Is groin or hip pain preventing you from enjoying time with your loved ones—especially during the holidays? If so, hip replacement surgery might be an excellent option to help you remain active and move around with your family. Here are five signs that may indicate the need for hip replacement.
Time of a Hip Replacement
Everyday Tasks are Painful and Hard: Hip replacement might be necessary for people who have trouble running daily errands and activities due to pain or stiffness. These activities include sitting, standing, walking, bending, carrying items, or climbing stairs.
Mental Health Issues: Chronic hip pain accompanied with additional symptoms such as weight loss, restlessness, constant fatigue, sleeping problems, loss of interest in hobbies, and feelings of hopelessness may necessitate hip replacement surgery. This surgery may help a person enjoy time with family during the holidays—while leading a more fulfilling life.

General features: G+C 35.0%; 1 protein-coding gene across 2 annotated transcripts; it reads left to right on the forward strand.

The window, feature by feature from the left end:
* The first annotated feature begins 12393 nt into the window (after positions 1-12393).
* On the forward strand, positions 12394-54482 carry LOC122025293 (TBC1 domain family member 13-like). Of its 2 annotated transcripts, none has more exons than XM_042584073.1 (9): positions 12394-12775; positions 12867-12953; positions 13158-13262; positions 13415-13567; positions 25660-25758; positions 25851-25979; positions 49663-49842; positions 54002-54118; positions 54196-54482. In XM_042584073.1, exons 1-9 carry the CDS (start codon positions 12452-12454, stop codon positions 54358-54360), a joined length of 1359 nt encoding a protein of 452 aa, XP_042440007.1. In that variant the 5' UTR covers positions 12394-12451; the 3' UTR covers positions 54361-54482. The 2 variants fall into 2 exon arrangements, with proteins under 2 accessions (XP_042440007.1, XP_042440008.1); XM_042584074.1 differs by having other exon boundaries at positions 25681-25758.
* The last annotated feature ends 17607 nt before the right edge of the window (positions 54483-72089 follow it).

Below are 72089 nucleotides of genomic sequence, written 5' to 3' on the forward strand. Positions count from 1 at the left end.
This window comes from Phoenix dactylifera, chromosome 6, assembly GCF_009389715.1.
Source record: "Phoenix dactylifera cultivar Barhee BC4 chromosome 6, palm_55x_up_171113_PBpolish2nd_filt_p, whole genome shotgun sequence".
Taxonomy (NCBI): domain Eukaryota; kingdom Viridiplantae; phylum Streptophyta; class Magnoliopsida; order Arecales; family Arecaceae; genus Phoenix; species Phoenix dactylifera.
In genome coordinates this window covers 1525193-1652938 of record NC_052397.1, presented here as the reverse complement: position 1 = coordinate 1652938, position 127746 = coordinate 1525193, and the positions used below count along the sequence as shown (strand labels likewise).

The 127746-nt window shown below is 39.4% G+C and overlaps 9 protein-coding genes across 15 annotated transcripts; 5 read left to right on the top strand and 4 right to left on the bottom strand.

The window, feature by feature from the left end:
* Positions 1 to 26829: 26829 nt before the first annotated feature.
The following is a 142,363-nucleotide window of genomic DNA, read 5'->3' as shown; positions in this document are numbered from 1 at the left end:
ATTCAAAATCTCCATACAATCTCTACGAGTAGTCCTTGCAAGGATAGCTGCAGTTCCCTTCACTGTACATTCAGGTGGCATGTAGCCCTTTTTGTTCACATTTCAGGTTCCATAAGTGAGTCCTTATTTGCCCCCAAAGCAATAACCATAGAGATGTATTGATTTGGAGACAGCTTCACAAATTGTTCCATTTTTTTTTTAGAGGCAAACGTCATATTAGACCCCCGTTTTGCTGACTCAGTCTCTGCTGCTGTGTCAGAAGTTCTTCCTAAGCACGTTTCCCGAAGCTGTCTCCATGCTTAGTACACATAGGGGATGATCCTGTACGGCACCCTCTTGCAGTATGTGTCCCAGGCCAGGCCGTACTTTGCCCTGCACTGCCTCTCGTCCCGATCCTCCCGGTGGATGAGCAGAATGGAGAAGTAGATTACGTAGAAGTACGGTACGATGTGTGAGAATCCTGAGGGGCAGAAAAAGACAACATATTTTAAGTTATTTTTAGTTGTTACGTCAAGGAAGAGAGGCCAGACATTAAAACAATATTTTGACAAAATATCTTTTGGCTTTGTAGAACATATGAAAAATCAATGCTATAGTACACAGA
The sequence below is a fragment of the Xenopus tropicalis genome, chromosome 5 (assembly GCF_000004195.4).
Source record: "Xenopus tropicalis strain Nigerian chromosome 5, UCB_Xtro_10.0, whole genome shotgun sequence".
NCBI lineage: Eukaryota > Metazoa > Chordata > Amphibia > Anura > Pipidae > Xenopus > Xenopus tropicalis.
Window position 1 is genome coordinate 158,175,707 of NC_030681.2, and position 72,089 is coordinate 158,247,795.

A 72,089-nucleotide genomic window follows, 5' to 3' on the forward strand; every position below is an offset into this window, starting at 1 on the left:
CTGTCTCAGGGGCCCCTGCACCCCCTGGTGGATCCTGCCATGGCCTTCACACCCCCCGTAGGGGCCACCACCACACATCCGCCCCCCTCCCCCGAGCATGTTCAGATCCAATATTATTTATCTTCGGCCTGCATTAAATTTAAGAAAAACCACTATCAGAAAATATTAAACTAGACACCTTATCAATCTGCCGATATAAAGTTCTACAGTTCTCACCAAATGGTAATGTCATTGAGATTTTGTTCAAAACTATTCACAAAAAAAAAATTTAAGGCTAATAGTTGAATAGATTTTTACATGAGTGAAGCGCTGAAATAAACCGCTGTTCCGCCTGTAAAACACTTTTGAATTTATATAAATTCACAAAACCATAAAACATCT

Stiffness or Pain Even When Immobile: The stiffness or pain in the hip is still bothersome even when there's little-to-no physical movement (i.e., when a person is lying on a bed at night or sitting down).
Other Therapies Don't Offer Relief: Some hip problems can be managed or resolved with less invasive treatment options such as physiotherapy, weight loss, exercise, and anti-inflammatory medication. But if these methods don't offer sufficient relief, it may be time to consider hip replacement surgery.
Significant Hip Damage: People who suffer from age-related wear and tear or joint conditions such as arthritis may need their hips replaced to avoid further damage.
Seek Professional Opinion
Please note the decision to have hip replacement surgery should be made under the guidance of a qualified healthcare professional such as an orthopedic surgeon. The doctor can discuss alternative treatments—while ruling out other health issues that may contribute to the hip pain (e.g., tendinitis, spine problems, back problems, tight muscles, or knee pain).
It's essential to keep in mind that hip replacement surgery lasts 10-20 years, takes time for a full recovery, demands physical therapy, and follow-up procedures may be necessary. The recovery journey may take up to 12 months, depending on the individual patient's progress and characteristics.
Contact an Orthopedic Surgeon
For more information or inquiries on hip replacement surgery, reach out to Daniel J. Albright, MD—a Board-certified orthopedic surgeon specialized in the anterior approach. Call (919) 863-6808 for appointments in Raleigh, NC.